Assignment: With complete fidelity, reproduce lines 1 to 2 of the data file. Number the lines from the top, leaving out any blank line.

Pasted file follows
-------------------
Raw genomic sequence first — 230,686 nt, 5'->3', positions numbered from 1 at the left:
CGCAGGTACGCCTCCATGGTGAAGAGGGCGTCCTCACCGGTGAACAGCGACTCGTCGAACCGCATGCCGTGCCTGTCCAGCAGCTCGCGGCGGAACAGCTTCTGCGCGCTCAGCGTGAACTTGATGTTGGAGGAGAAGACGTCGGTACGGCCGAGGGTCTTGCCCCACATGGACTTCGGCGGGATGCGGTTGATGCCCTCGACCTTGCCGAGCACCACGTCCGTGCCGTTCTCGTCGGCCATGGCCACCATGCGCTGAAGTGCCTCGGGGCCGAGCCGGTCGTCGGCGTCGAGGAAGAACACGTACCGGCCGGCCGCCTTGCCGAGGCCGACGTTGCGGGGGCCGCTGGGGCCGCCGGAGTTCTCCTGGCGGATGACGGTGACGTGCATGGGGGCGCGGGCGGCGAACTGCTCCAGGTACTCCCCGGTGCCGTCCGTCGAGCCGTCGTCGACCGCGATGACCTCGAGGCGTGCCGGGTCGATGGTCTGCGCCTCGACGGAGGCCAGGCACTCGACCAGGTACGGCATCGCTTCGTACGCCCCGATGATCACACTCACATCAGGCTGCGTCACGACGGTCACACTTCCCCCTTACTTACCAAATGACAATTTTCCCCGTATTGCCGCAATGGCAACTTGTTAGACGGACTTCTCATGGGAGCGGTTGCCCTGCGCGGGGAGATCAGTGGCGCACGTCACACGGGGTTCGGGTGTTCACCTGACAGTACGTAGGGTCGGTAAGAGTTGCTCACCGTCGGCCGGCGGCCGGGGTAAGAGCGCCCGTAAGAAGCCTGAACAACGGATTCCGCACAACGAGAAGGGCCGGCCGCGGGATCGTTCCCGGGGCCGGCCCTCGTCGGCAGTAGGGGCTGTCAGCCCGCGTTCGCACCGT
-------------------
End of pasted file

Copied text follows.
Raw genomic sequence first — 230,686 nt, 5'->3', positions numbered from 1 at the left:
CGCAGGTACGCCTCCATGGTGAAGAGGGCGTCCTCACCGGTGAACAGCGACTCGTCGAACCGCATGCCGTGCCTGTCCAGCAGCTCGCGGCGGAACAGCTTCTGCGCGCTCAGCGTGAACTTGATGTTGGAGGAGAAGACGTCGGTACGGCCGAGGGTCTTGCCCCACATGGACTTCGGCGGGATGCGGTTGATGCCCTCGACCTTGCCGAGCACCACGTCCGTGCCGTTCTCGTCGGCCATGGCCACCATGCGCTGAAGTGCCTCGGGGCCGAGCCGGTCGTCGGCGTCGAGGAAGAACACGTACCGGCCGGCCGCCTTGCCGAGGCCGACGTTGCGGGGGCCGCTGGGGCCGCCGGAGTTCTCCTGGCGGATGACGGTGACGTGCATGGGGGCGCGGGCGGCGAACTGCTCCAGGTACTCCCCGGTGCCGTCCGTCGAGCCGTCGTCGACCGCGATGACCTCGAGGCGTGCCGGGTCGATGGTCTGCGCCTCGACGGAGGCCAGGCACTCGACCAGGTACGGCATCGCTTCGTACGCCCCGATGATCACACTCACATCAGGCTGCGTCACGACGGTCACACTTCCCCCTTACTTACCAAATGACAATTTTCCCCGTATTGCCGCAATGGCAACTTGTTAGACGGACTTCTCATGGGAGCGGTTGCCCTGCGCGGGGAGATCAGTGGCGCACGTCACACGGGGTTCGGGTGTTCACCTGACAGTACGTAGGGTCGGTAAGAGTTGCTCACCGTCGGCCGGCGGCCGGGGTAAGAGCGCCCGTAAGAAGCCTGAACAACGGATTCCGCACAACGAGAAGGGCCGGCCGCGGGATCGTTCCCGGGGCCGGCCCTCGTCGGCAGTAGGGGCTGTCAGCCCGCGTTCGCACCGT